In this interview as part of the Early Career Innovators series, recognising the amazing translational work being done by postdocs and non-tenured researchers at University College London (UCL), Dr Annalucia Darbey and Dr Charlotte Spicer highlight their joint Cell and Gene Therapy Therapeutic Innovation Network (TIN) Pilot Data Fund awarded project, investigating the comparison of novel gene therapies to treat an inherited neurodegenerative disorder.
What is the title of your project and what does it involve?
Our project is entitled “Comparing novel AAV gene therapies for the treatment of Kennedy’s disease”.
Kennedy’s disease is a debilitating, inherited neurodegenerative disorder that primarily affects men, and is caused by a mutation in the androgen receptor gene. Patients initially develop painful muscle cramps and twitching which then progresses to weakness and wasting of muscles in the arms and legs. Muscles in the facial and bulbar region are also affected which can cause problems with swallowing and speech.
The goal of our research is to develop an adeno-associated virus (AAV)-based gene therapy that is capable of reducing levels of the toxic mutant androgen receptor protein, specifically in muscle. We are comparing three different technologies in vitro, which will allow us to determine the most effective and safest way of silencing the androgen receptor.
What is the motivation behind your project/therapeutic?
There remains no effective disease-modifying treatment for Kennedy’s disease, despite affecting up to 1 in 40,000 men, so there is a huge unmet clinical need. There has been substantial progress in the development of gene therapies in recent years and similar approaches have already shown success in preclinical trials of other neurological disorders. As all cases of Kennedy’s disease are caused by the same mutation, a successful gene therapy approach, targeting the androgen receptor would have a beneficial impact for all patients.
Can you highlight any challenges have you experienced as an early career researcher in the Cell and Gene Therapy/translational research space?
Annalucia Darbey: Relocating to a new university, particularly during a pandemic, was a challenge. It takes time to settle in a new research environment and build new relationships and collaborations.
Charlotte Spicer: Likewise, although I have been at UCL for a number of years now, I had limited experience in the gene therapy field when I started my current postdoc position, so there were many new things to learn!
We both feel very fortunate to be surrounded by such a strong network of scientists working on gene therapies and have fantastic support from our mentors Prof Pietro Fratta and Dr John Counsell. It’s also a great opportunity for us as basic scientists to gain a better understanding of downstream steps of the translational development pathway, such as the regulatory pathways and commercialisation.
Why did you want to apply to the Cell and Gene Therapy TIN Pilot Data Scheme?
The Cell and Gene Therapy TIN Pilot Data Scheme was the perfect funding opportunity for us. We are both early career researchers, working together on an innovative and highly translatable gene therapy project. As some parts of the project had already been funded, the Cell & Gene Therapy TIN Pilot Data Scheme has allowed us to independently explore an otherwise unfunded avenue of the project that, if successful, will allow us to apply for larger grants in the future.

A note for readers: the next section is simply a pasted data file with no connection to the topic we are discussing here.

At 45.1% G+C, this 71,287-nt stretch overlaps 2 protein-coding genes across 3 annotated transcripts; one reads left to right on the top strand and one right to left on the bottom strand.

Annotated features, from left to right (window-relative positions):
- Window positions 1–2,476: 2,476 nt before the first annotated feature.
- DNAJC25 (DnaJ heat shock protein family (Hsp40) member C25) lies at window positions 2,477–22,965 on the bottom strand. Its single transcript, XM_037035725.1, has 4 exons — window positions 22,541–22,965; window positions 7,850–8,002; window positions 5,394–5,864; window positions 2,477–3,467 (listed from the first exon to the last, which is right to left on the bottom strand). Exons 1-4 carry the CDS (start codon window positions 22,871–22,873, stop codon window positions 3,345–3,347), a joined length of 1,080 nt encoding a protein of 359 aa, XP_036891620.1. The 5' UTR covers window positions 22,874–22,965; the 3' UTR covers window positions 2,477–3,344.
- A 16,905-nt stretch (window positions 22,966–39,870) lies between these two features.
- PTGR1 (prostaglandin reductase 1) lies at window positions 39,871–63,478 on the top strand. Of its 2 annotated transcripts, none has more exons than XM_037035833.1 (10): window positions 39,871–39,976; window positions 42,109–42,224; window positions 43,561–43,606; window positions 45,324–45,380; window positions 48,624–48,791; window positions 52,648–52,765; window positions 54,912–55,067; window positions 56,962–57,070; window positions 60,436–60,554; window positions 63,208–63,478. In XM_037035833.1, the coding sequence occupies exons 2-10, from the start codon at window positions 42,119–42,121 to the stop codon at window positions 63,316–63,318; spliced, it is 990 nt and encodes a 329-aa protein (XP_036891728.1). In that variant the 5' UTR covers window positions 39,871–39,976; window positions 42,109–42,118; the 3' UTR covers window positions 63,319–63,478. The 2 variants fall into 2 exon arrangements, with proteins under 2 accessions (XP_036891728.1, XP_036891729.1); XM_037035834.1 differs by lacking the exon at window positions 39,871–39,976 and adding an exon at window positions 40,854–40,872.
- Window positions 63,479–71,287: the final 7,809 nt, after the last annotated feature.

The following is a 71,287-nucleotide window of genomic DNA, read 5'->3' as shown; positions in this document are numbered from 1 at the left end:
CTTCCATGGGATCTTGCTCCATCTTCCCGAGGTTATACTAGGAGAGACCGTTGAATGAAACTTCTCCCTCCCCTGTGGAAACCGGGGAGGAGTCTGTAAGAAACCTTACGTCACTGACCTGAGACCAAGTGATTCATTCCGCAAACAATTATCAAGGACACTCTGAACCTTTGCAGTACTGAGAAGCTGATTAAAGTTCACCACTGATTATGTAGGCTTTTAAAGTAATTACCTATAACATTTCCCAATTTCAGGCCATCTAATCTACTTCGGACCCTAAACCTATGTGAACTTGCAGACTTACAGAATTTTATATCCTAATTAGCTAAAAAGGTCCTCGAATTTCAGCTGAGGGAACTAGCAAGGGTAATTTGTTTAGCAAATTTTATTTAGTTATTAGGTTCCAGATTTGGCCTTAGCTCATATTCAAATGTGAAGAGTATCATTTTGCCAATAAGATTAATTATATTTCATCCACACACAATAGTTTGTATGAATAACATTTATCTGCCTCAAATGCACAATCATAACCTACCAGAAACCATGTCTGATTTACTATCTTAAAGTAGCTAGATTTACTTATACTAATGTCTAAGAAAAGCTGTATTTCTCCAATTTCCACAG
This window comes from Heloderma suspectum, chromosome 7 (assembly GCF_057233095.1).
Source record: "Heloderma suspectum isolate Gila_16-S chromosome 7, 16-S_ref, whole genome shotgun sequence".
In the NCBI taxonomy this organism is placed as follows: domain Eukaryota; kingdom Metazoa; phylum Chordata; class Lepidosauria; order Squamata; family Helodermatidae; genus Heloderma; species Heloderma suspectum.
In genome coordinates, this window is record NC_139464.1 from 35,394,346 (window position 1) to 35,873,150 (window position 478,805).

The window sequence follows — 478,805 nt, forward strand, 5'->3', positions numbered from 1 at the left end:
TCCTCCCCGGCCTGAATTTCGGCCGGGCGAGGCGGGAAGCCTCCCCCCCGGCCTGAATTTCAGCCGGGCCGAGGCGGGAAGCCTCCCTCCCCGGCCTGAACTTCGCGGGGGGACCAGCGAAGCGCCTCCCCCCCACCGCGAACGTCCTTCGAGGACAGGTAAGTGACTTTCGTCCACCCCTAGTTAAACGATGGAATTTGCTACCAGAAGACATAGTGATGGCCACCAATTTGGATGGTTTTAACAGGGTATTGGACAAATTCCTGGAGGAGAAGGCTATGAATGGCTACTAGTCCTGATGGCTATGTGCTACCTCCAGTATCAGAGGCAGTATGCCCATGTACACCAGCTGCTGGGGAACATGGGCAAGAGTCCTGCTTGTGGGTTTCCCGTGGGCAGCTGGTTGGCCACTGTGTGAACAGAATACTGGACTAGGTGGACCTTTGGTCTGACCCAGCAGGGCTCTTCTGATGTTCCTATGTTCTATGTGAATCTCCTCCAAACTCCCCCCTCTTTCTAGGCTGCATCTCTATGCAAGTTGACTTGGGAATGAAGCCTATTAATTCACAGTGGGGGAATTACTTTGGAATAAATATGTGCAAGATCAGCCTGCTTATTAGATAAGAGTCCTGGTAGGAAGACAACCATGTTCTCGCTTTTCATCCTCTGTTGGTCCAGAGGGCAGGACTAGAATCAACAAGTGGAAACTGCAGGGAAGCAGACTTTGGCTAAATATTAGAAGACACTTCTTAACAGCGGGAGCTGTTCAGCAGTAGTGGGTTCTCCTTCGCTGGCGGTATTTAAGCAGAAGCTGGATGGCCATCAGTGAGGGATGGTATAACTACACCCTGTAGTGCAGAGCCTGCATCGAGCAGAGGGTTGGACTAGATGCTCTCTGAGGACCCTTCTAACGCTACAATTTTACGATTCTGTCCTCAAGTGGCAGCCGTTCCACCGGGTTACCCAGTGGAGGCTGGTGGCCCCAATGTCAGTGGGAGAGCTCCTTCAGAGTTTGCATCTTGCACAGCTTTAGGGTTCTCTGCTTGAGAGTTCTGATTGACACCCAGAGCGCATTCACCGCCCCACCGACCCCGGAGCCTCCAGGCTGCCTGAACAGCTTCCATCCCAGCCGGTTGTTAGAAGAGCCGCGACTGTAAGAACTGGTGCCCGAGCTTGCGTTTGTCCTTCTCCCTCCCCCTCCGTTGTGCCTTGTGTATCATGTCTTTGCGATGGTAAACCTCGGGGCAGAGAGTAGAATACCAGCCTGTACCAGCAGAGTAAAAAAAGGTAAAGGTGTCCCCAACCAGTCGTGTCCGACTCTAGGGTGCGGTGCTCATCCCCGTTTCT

How did you find the process for the TIN Pilot Data Scheme? What did you learn?
The overall process was very straightforward. The application for the TIN Pilot Data Scheme differed from other pilot data grant applications in that it was focused on the translational outcome of the project. By asking questions concerning the background IP and relating our idea to a product, we began to learn a lot more about what hurdles may need to be overcome further down the line when it comes to trying to get our therapy to patients.
We were both able to attend the ACCELERATE Pitching Skills training workshop prior to the Cell and Gene Therapy TIN Dragons’ Den panel. We found this incredibly useful and would advise any future candidates to take part in this training if possible.
What do you hope to achieve in the 6 months duration of your project?
In the 6-month duration of the project, we hope to generate enough pilot data to allow us to move our studies in vivo. Our ambitious long-term goal is to get our therapeutics into clinic, to provide the first disease-targeting treatment for people with Kennedy’s disease and possibly apply this technology to treat other similar genetic disorders in the future.
About Dr Annalucia Darbey
Dr Annalucia Darbey studied an undergraduate degree in Biology in Liverpool, before moving to Edinburgh to complete her PhD in Tissue Repair focusing on the development of gene therapy for the treatment of Endocrine Disorders. After a short postdoc continuing this research in Australia, Dr Darbey returned to the UK in 2021 to start her current postdoctoral position at UCL, investigating Gene Therapies for Motor Neuron and Neuromuscular Diseases.
Despite her initial training being in endocrine and reproductive biology, Dr Darbey’s keen interest in gene therapy has allowed her to move into the Neuromuscular field which she has found to be a new and exciting challenge!
About Dr Charlotte Spicer
Dr Charlotte Spicer is a postdoctoral researcher in Prof Linda Greensmith’s lab at the UCL Queen Square Institute of Neurology. Charlotte received a degree in Neuroscience from the University of Leeds in 2013, which included a year’s industrial experience with the London Pain Consortium at Imperial College London.
She then undertook her PhD, funded by the MRC Centre for Neuromuscular Diseases at UCL, which she was awarded in 2018. Her current research focus is on the development of muscle-specific therapies for the treatment of the Kennedy’s disease.